Property is any physical or virtual entity that is owned by an individual or jointly by a group of individuals. An owner of property has the right to consume, sell, rent, mortgage, transfer and exchange his or her property. Important widely-recognized types of property include real property (land), personal property (other physical possessions), and intellectual property (rights over artistic creations, inventions, etc.), although the latter is not always as widely recognized or enforced. A title, or a right of ownership, is associated with property that establishes the relation between the goods/services and other individuals or groups, assuring the owner the right to dispense with the property in a manner he or she sees fit. [From Wikipedia, the free encyclopedia]
What does the “automatic copyright” concept refer to?
The current legislation in the field mandates that any form of intellectual property created by an individual that has been stored on a physical device is automatically protected by copyright. It is important to note that until the intellectual property has been recorded on a form of readable or reproducible storing environment, it cannot fall under the category of intellectual property eligible for automatic copyright. In essence, it is not the concept that is covered by the legislation, but rather the palpable form in which the idea has been put into practice.
Moreover, the similarities between the physical form of the intellectual property and other products in the same category will determine the originality. For better understanding, let’s use the example of Walt Disney’s trade mark character, Mickey Mouse. While an individual may draw and animate his very own talking mouse, the differences between it and the well-known Mickey Mouse will be the grounds for deciding the originality of the newborn cartoon character. In case the new cartoon persona and aspect of the mouse are not strikingly similar to the Disney trademark character, then the creator holds the right to automatic copyright without having to register it at the authorities. However, even though the registration is not mandatory, this action still has some benefits.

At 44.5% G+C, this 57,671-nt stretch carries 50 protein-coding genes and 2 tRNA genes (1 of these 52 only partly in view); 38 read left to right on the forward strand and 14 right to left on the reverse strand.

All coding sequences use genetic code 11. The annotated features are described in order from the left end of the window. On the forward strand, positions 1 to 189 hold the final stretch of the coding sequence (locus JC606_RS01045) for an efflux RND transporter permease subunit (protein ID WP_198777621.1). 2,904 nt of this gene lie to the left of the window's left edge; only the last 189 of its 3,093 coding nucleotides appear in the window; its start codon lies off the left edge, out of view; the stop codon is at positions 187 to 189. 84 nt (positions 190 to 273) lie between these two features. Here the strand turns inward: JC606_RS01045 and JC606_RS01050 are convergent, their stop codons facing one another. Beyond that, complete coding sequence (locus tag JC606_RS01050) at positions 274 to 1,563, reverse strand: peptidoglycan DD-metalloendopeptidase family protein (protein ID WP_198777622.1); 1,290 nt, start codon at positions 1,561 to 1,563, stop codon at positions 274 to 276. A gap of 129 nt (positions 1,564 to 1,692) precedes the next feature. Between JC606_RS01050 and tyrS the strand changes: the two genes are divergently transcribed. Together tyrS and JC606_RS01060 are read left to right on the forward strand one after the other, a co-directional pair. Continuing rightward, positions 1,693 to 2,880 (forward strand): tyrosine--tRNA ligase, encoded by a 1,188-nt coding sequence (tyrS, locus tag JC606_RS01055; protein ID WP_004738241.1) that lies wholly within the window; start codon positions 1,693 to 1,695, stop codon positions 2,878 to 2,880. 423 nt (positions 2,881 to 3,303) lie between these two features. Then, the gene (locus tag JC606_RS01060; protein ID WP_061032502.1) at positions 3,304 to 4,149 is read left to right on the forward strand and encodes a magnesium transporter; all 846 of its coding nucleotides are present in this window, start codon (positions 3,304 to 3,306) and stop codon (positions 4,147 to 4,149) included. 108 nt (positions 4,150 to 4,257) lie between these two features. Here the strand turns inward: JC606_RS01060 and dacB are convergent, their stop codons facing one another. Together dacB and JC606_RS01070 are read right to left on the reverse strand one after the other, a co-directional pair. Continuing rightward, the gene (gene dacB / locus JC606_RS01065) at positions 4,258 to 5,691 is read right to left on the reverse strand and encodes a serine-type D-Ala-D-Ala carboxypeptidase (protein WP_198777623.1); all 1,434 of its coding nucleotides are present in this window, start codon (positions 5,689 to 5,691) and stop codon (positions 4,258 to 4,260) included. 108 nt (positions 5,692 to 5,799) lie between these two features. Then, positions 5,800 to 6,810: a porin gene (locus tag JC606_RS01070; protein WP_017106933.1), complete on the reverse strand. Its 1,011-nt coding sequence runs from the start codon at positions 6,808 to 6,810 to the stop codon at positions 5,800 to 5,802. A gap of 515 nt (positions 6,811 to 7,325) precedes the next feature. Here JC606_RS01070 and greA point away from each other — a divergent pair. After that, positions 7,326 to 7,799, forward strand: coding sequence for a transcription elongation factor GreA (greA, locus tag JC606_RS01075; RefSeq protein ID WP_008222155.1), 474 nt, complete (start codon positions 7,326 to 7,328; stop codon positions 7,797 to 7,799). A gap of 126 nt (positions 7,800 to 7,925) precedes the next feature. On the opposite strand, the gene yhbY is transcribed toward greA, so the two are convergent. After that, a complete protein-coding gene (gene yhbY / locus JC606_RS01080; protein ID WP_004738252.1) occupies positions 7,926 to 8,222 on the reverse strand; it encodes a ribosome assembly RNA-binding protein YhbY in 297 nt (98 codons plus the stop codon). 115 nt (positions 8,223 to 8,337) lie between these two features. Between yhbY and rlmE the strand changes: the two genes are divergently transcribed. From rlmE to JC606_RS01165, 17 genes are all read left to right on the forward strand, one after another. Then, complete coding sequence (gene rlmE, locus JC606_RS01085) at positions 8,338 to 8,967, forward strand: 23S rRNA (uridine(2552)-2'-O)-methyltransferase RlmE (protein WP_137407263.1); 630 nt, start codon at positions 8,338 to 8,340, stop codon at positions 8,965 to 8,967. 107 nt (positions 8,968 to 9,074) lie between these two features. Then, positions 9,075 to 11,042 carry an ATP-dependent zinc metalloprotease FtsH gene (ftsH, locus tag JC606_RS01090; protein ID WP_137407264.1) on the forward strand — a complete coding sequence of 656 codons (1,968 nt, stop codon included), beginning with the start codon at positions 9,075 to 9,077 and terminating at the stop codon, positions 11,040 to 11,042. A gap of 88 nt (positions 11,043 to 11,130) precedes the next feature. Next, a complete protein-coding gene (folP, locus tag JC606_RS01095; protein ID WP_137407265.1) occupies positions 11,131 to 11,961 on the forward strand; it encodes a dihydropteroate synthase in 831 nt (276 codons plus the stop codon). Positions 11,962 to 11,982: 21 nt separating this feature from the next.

“A superb offering showing how to avoid lawsuits by getting one’s hands on thousands of public domain songs, movies and manuscripts that can be used on websites or anywhere else free of charge.” — James Coates, Chicago Tribune
“How do you tell the difference between what’s copyrighted and what isn’t? A good starting point is Stephen Fishman’s The Public Domain.” — Associated Press
“The constitutional guarantee of a public domain was one of the Framers’ most important gifts to our cultural tradition. This extraordinary book makes real the value of that gift in the 21st Century.” — Laurence Lessig, author,Code & Other Laws of Cyberspace
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What do all of these famous inventions have in common: air conditioning, airbags, bandages, barbed wire, blow dryers, can openers, cement, chewing gum, computers, credit cards, doughnuts, jeans, microwave ovens, paper towels, Play-Doh, Post-it Notes, potato chips, roller coasters, safety pins, Scotch tape, skateboards, staplers, straws, sunscreen, typewriters, Viagra, zippers?
If you’ve taken the necessary steps to register your copyrighted works, you inevitably will have an opportunity to royalties off of them. To take advantage of the opportunity, you will need to be familiar with copyright license agreements.
There is a growing number of scholars questioning how to align the First Amendment’s rule that “Congress shall make no law… abridging the freedom of speech….” with intellectual property law that often does, in fact, abridge freedoms of speech. I’m in the middle of reading an entire book on the subject — which I’ll be reviewing here shortly. And, just recently, we saw a court (for the first time) note that parts of copyright law were unconstitutional due to the First Amendment. Law professor Peter Friedman points us to the latest of many recent treatises on the subject, by Christina Bohannan, entitled Copyright Harm and the First Amendment, which questions why copyright law does not require any showing of “harm” to get around the First Amendment issue.